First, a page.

dog problems

Off Leash dog? What to do!

There are many people that the title of this article will race shivers up and down their spine, they may have a dog that was, is or could be reactive or aggressive or one they do not want hurt, and when they see an off leash dog coming towards them, their world takes a big tumble.

I cannot count the amount of times that I have been asked “what do you do when you are approached by an off leash dog“?

I am sorry to say, there is no one solution for this situation, there are too many variables to find one answer for every off leash dog that will come running up to you.

What motivates the off leash dog to run towards yours? Does he or she want to play, are they defending their territory? Are they more interested in you than your dog? Are they hell bent on attacking your dog for some reason?

Is your dog welcoming the off leash dog, desperate to play, aggressive, fearful, frustrated?

Are you relaxed, stressed, anxious, frustrated, angry or scared?

Is your dog on leash, off leash, if on leash is the leash tight?

All of these things applied in various orders can produce different outcomes and this is why it is incredibly important that if you allow your dog off leash, please do not allow your off leash dog to run up to other people unless they say it is ok.

So how can you train your dog to be an off leash dog?

To start with your dog must be effectively socialised so that when he or she see’s another dog or person, they can regulate their emotions and not engage them full of emotion. This would be better done on leash before you start trusting your dog off leash.

A long line is a must for recall training and off leash management

Next would be that I would not let a dog off leash that has a behaviour problem or is under rehabilitation of a behaviour problem.

So assuming you have a dog that will not lose self control around dogs or people, I would start training the Recall exercise on a Long Line.

Use rewards and a system that works, we can certainly help you with this too.

Long Lines are also great for managing an off leash dog, the leash is taken off as the line is fitted and the dog can drag the long line around.

A 10 metre long line makes it a lot easier to catch a dog than no line! It means you may be able to test your recall and if your dog fails, not all is lost, grab the line and reel him or her in.

This is much more responsible than letting your dog off leash and losing control. Our Long Lines come in various lengths and widths so that they suit any size of dog, we have lines that are 100% weather proof, uneffected by water, will not absorb water, rot or break even if left wet.

We are the Australian Distributor for Gripleash USA and these lines are a great line as they are rubber impregnated and will not slip through your hands.

We have lightweight lines that are great for smaller dogs or puppies too, so we have you covered.

So what do you when an off leash dog comes running at you?

This is what I do, but it is far from fool proof, after all, fools can be pretty determined.

  1. Train or work on training your dog to walk on a loose leash and sit and stay on cue. If your dog has some self control, it will leave you more time to control the off leash dog.
  2. If the off leash dog comes out of a house or driveway behind you, keep walking, it is likely the further you get away from the dogs home territory, it will likely give up and return home.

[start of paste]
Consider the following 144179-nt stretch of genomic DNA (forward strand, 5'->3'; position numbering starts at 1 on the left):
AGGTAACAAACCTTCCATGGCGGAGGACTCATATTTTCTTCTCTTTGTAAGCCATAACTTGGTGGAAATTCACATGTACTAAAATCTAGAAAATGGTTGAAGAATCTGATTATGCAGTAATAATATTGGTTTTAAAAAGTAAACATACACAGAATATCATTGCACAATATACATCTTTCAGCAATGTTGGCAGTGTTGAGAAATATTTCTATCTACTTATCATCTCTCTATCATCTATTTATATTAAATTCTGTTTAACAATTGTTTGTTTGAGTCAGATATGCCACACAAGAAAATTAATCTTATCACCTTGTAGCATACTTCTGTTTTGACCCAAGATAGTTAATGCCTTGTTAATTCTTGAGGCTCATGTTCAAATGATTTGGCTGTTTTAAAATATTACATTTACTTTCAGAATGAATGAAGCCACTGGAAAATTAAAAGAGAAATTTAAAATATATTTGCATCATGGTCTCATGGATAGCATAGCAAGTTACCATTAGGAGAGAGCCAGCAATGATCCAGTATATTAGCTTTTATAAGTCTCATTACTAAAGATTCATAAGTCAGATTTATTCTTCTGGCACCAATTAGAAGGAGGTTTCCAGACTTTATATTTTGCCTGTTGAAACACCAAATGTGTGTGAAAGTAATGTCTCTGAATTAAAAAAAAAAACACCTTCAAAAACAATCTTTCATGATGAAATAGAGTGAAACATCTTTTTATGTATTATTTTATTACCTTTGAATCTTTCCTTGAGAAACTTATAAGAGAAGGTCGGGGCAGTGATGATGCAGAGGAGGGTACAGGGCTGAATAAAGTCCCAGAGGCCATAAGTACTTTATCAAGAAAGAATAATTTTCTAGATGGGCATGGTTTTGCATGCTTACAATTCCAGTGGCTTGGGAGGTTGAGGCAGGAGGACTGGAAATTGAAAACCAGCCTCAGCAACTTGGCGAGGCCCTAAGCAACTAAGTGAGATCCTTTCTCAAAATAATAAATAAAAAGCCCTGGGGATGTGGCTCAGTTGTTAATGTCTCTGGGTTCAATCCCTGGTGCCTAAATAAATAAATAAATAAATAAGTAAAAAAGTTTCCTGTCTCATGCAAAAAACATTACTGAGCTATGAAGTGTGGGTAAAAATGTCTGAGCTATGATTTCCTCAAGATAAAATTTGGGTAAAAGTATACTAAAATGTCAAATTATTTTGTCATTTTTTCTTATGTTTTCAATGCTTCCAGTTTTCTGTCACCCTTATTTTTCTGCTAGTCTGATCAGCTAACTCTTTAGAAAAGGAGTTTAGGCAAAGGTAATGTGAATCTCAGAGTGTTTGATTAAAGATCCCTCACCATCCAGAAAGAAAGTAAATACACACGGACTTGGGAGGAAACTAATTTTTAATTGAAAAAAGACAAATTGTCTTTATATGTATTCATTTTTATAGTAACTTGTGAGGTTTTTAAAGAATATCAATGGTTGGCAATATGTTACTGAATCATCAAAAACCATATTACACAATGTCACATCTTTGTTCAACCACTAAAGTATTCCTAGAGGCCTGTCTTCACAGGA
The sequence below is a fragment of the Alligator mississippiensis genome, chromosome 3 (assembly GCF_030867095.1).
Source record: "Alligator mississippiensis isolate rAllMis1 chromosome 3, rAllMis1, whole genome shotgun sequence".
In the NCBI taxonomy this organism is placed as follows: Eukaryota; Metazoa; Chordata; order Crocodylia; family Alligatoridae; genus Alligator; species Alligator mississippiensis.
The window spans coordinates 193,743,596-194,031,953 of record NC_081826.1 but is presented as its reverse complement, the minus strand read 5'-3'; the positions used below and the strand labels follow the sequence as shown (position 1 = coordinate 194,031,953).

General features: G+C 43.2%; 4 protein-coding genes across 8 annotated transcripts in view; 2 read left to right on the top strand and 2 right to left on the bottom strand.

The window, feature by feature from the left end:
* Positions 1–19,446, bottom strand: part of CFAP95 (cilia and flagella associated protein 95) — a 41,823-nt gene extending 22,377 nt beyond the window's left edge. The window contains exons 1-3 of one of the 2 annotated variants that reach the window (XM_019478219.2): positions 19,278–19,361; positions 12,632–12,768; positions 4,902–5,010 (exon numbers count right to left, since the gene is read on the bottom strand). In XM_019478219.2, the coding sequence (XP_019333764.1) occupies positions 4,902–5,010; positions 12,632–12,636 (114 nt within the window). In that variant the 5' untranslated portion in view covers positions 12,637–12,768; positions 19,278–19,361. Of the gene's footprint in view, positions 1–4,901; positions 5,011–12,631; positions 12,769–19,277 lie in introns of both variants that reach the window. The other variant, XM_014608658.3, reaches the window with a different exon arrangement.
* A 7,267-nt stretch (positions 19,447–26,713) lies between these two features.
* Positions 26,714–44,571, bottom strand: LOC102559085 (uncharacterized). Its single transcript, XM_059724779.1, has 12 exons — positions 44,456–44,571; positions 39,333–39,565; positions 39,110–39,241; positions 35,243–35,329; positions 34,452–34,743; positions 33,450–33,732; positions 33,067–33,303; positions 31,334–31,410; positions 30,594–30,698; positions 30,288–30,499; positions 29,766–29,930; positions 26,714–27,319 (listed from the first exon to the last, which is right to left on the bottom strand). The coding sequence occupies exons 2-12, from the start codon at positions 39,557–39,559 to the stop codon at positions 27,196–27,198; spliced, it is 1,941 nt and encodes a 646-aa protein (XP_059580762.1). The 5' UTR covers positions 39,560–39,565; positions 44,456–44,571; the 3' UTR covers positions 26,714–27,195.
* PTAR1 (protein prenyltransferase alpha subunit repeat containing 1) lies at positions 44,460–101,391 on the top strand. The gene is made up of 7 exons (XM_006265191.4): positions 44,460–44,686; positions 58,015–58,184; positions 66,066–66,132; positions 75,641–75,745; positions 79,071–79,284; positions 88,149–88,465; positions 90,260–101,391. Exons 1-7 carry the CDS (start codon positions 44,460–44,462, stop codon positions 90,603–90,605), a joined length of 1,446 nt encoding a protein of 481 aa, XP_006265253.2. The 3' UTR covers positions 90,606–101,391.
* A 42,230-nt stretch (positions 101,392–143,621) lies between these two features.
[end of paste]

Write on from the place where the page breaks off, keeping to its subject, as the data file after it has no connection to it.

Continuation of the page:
3. If the off leash dog comes out of a house that is front of you, turn around and go back if you can. Avoid problems where you can.
  4. If the off leash dog runs up to you, where safe try and put your larger dog behind you and pick up your small dog. Putting yourself between your dog and the other dog may deter the dog. I would stand with my arm outstretched and hand opened like a stop sign, and shout at the dog to “go away!“. My dog is behind me and as soon as the off leash dog started to back off I would walk after it to drive it away, hand still outstretched.
  1. If the off leash dog attacks your dog, I would let go of my dogs leash, so I am not holding him still to be attacked, and now that my hands are free, I would do everything in my power to make the other dog go away. Yes that includes, kicking, screaming, grabbing it by the collar or whatever I need to do. I will do anything I have to in order to protect my dog.

As I mentioned, there is no guaranteed way to avoid all risks and control all variables, in some suburbs it is a potential minefield and others not so bad. Some clients walk with a stick to ward off dogs racing up to theirs and some walk late at night and in early mornings where the chances of being accosted are less.

It should not have to be this way.

It is vitally important, especially for dogs under 18 months of age that they don’t learn that they need to protect themselves from dog attacks or this can trigger fear aggressive behaviours.

It is your job as a leader to protect your dog from other dogs and other people, or they will take matters into their own paws and that can be harder to reverse than you might think.

Many dogs that I treat for aggression rehab have suffered being attacked by an off leash dog when under 18 months of age. These can be the hardest dogs to rehab.

It’s ok! he’s friendly!

off leash dog
Your dog might be friendly, that does not mean all dogs are. Keep your dog ON LEASH unless you have effective control.

If you are a person that has a friendly dog and you allow it to run up to other people to say “Hi!”, be aware that there are many people that do not like this and whether you agree with it or not, it is their right to privacy and their right to walk their dog in public without being accosted by your dog.

If you allow your dog off leash and he or she runs up to a person and will not recall, you can be fined for not having effective control of your off leash dog, yes even in an off leash area.